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Though my earlier editorial might have given you the impression that I loathe author Stephenie Meyer‘s works, that’s not necessarily the case, and I am reasonably interested in the next film to translate her books to the screen. Post-“Twilight,” Meyer penned a sci-fi novel called “The Host,” and while it’s no shock that the book is intended to kick off a new franchise, it is somewhat surprising that the book was intended for a more adult crowd and for some more mature lessons than those taught by Bella, Edward, and Jacob. While the book has many of the same issues as “Twilight,” it is a different animal, and its sci-fi bent might be able to lure in even rabid “Twilight” dissenters. Set in the near future, The Host imagines a world that has been taken over by an alien race that, while not overtly violent, are terrifyingly good at destroying whole civilizations. It’s not by war by that these aliens consume other beings – it’s by taking over their bodies and minds like a parasite. One of those aliens, Wanderer (Saoirse Ronan) finds herself confused and dismayed to find that the human she’s taken over (also played by Ronan) won’t let go, turning the two into individual spirits in one body. Bad enough, but still worse when Wanderer/Melanie makes her way to one of the last all-human encampments. The film’s first teaser is a true tease, and certainly won’t offer much to those who are not familiar with the book’s […]

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The conceptual similarities between Suzanne Collins’s “The Hunger Games” series and Stephenie Meyer’s “The Twilight Saga” series are slim – and anyone who tells you otherwise is delusional, illiterate, and incapable of complex thoughts related to literary exploration. However, while their content does differ, their initial appeal to a YA audience, the insistence of declaring “teams” for romantic paramours, and their large-scale cinematic adaptations do beg for some discussion about their surface similarities, and how those will translate into stuff like audience appeal and ultimate impact on readers and viewers. While I find “Twilight” to be the infinitely weaker and less compelling of the two properties, I’m not some sort of blind “Twilight” hater – I’ve read all the books and seen all the movies, and I get why it’s appealing to all sorts of readers and watchers, particularly those looking to consume something that provides escape – but I also think that there is far better material out there for public consumption. Smarter, wiser, more applicable to the real world, and more compelling material – like “The Hunger Games.” Let’s put it this way – if I had a fifteen-year-old daughter, I’d want her to read “The Hunger Games,” and here’s why.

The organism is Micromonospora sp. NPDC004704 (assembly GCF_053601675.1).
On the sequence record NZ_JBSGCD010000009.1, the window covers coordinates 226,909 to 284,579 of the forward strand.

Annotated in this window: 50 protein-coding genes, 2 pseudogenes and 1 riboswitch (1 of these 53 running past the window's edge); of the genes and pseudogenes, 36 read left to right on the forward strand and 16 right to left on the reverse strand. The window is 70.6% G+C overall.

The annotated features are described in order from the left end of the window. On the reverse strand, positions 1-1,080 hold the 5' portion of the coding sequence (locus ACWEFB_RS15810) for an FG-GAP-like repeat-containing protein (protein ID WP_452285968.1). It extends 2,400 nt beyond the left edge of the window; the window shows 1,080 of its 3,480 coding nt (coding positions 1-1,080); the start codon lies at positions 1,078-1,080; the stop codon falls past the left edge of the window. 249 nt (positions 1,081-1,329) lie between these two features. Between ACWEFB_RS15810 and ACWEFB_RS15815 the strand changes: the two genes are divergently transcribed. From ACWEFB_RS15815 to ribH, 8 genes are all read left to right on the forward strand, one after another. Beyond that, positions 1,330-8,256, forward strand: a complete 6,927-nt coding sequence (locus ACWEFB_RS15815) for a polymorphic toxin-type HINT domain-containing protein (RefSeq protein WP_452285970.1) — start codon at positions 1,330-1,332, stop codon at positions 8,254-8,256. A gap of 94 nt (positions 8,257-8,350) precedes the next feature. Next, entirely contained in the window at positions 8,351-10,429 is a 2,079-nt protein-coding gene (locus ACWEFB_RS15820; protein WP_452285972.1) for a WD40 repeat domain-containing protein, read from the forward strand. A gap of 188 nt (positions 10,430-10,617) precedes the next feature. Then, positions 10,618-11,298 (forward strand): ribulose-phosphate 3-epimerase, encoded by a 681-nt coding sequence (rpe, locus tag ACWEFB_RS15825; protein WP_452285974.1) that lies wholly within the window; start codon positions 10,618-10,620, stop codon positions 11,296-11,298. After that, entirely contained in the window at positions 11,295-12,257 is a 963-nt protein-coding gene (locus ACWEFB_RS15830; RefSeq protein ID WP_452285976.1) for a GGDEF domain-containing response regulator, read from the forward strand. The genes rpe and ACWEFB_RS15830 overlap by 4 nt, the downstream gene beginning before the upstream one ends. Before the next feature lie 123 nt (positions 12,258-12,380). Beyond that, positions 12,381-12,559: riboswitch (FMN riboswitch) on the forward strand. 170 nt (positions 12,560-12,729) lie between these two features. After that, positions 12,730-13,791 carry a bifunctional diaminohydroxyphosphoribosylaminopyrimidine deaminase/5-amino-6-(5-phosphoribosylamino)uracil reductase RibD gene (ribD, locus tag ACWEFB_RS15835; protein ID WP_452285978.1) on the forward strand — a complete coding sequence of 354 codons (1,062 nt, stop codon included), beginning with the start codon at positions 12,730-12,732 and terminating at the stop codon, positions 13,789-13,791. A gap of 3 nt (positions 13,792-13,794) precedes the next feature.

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As the “worldwide phenomenon” that is The Twilight Saga of films (adapted from Stephenie Meyer‘s equally as popular and blockbuster-selling quartet of novels) has progressed through the years, it has become increasingly difficult for those not already inoculated into the cult of human-vampire-werewolf love triangles to process, enjoy, and understand just exactly what they’re seeing on screen. Which is a nice way of saying that the tale of Bella Swan, Edward Cullen, Jacob Black, and a whole mess of other humans and mythological creatures has spiraled almost totally and nonsensically out of control. Following their star-crossed high school courtship, unsteady human Bella (Kristen Stewart) and her smoothie vampire suitor (Robert Pattinson) have decided to take things to the next level. For most eighteen-year-olds (or ostensible eighteen-year-olds with Edward’s immortal appearance), that would mean getting down in the carnal sense – but for Edward and Bella, that means getting married (his choice) so that Bella can finally be turned to match her lover and his family (her choice). These are certainly big decisions for a girl who is barely an adult, but they’re made immeasurably more difficult by a hairy problem – teen werewolf Jacob Black (Taylor Lautner), who is just as in love with Bella as Edward is. That’s The Twilight Saga: Breaking Dawn – Part 1 in a straight-faced nutshell. Yet, even fans of the series must admit that the final entry into Meyer’s series is absolutely crammed with elements that, at their best, could be described as bizarre. […]

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The Twilight franchise is known for many things – its lead actors, bringing vampires and werewolves to a cultural fever pitch, the seemingly insatiable fandom that surrounds it, and the story’s sometimes unbelievable plot lines which, in this fourth installment, will give audiences a wedding, a honeymoon, and (naturally) the birth of a vampire/human offspring. But beyond the blood and the fur, the music featured throughout the series has always been an equally important part of the Twilight experience. Author Stephenie Meyer (who penned the novels the films are based on) has even noted the specific pieces of music she was listening to when writing the various books. The impact and influence of music has always been a part of the Twilight world and the anticipation that accompanies the announcement of which artists will be on each soundtrack is almost as though a new actor is joining the cast. Fans turned out in droves to not only see the actors from the films, but to also watch performances from the artists on the soundtracks for Twilight and New Moon at fan events, selections of which can be seen on Music Videos and Performances from The Twilight Saga Soundtracks, Vol. 1. Regardless of what you may think of the films, the soundtracks have always boasted an impressive list of artists who provided original songs for the films such as Muse (“Neutron Star Collision (Love Is Forever)”), Death Cab for Cutie (“Meet Me at the Equinox”), and Radiohead’s Thom Yorke (“Hearing Damage”). […]